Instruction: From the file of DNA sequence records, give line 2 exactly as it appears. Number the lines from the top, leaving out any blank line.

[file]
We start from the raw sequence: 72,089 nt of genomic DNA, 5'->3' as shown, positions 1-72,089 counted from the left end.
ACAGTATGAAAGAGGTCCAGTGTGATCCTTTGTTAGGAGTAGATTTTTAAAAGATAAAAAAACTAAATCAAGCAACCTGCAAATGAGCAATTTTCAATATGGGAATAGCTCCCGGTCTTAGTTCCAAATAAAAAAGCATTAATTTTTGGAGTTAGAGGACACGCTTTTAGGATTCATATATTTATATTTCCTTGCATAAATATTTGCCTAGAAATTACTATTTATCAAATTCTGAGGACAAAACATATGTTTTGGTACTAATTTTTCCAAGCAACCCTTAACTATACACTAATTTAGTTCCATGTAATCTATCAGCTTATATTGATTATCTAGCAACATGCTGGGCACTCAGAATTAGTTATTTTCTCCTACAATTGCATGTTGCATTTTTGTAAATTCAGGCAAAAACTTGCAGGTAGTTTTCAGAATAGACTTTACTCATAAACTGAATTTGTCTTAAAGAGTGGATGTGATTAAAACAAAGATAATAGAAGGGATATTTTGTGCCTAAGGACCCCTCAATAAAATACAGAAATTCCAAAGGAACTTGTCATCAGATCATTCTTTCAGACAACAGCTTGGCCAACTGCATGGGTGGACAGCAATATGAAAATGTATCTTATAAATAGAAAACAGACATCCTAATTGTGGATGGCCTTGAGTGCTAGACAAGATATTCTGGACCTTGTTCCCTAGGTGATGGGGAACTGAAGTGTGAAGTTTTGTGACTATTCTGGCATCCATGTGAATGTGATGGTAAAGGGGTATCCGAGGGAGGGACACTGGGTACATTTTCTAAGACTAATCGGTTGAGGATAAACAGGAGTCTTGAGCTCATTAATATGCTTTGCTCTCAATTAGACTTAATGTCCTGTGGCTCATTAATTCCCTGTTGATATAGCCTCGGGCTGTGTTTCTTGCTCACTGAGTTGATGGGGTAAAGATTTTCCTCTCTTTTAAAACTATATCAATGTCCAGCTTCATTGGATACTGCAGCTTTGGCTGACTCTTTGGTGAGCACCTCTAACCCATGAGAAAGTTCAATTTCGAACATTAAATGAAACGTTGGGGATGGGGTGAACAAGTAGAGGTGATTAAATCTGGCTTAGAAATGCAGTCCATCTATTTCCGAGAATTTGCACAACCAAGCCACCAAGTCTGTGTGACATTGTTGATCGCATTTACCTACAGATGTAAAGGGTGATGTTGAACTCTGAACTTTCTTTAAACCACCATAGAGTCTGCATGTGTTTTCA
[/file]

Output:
ACAGTATGAAAGAGGTCCAGTGTGATCCTTTGTTAGGAGTAGATTTTTAAAAGATAAAAAAACTAAATCAAGCAACCTGCAAATGAGCAATTTTCAATATGGGAATAGCTCCCGGTCTTAGTTCCAAATAAAAAAGCATTAATTTTTGGAGTTAGAGGACACGCTTTTAGGATTCATATATTTATATTTCCTTGCATAAATATTTGCCTAGAAATTACTATTTATCAAATTCTGAGGACAAAACATATGTTTTGGTACTAATTTTTCCAAGCAACCCTTAACTATACACTAATTTAGTTCCATGTAATCTATCAGCTTATATTGATTATCTAGCAACATGCTGGGCACTCAGAATTAGTTATTTTCTCCTACAATTGCATGTTGCATTTTTGTAAATTCAGGCAAAAACTTGCAGGTAGTTTTCAGAATAGACTTTACTCATAAACTGAATTTGTCTTAAAGAGTGGATGTGATTAAAACAAAGATAATAGAAGGGATATTTTGTGCCTAAGGACCCCTCAATAAAATACAGAAATTCCAAAGGAACTTGTCATCAGATCATTCTTTCAGACAACAGCTTGGCCAACTGCATGGGTGGACAGCAATATGAAAATGTATCTTATAAATAGAAAACAGACATCCTAATTGTGGATGGCCTTGAGTGCTAGACAAGATATTCTGGACCTTGTTCCCTAGGTGATGGGGAACTGAAGTGTGAAGTTTTGTGACTATTCTGGCATCCATGTGAATGTGATGGTAAAGGGGTATCCGAGGGAGGGACACTGGGTACATTTTCTAAGACTAATCGGTTGAGGATAAACAGGAGTCTTGAGCTCATTAATATGCTTTGCTCTCAATTAGACTTAATGTCCTGTGGCTCATTAATTCCCTGTTGATATAGCCTCGGGCTGTGTTTCTTGCTCACTGAGTTGATGGGGTAAAGATTTTCCTCTCTTTTAAAACTATATCAATGTCCAGCTTCATTGGATACTGCAGCTTTGGCTGACTCTTTGGTGAGCACCTCTAACCCATGAGAAAGTTCAATTTCGAACATTAAATGAAACGTTGGGGATGGGGTGAACAAGTAGAGGTGATTAAATCTGGCTTAGAAATGCAGTCCATCTATTTCCGAGAATTTGCACAACCAAGCCACCAAGTCTGTGTGACATTGTTGATCGCATTTACCTACAGATGTAAAGGGTGATGTTGAACTCTGAACTTTCTTTAAACCACCATAGAGTCTGCATGTGTTTTCA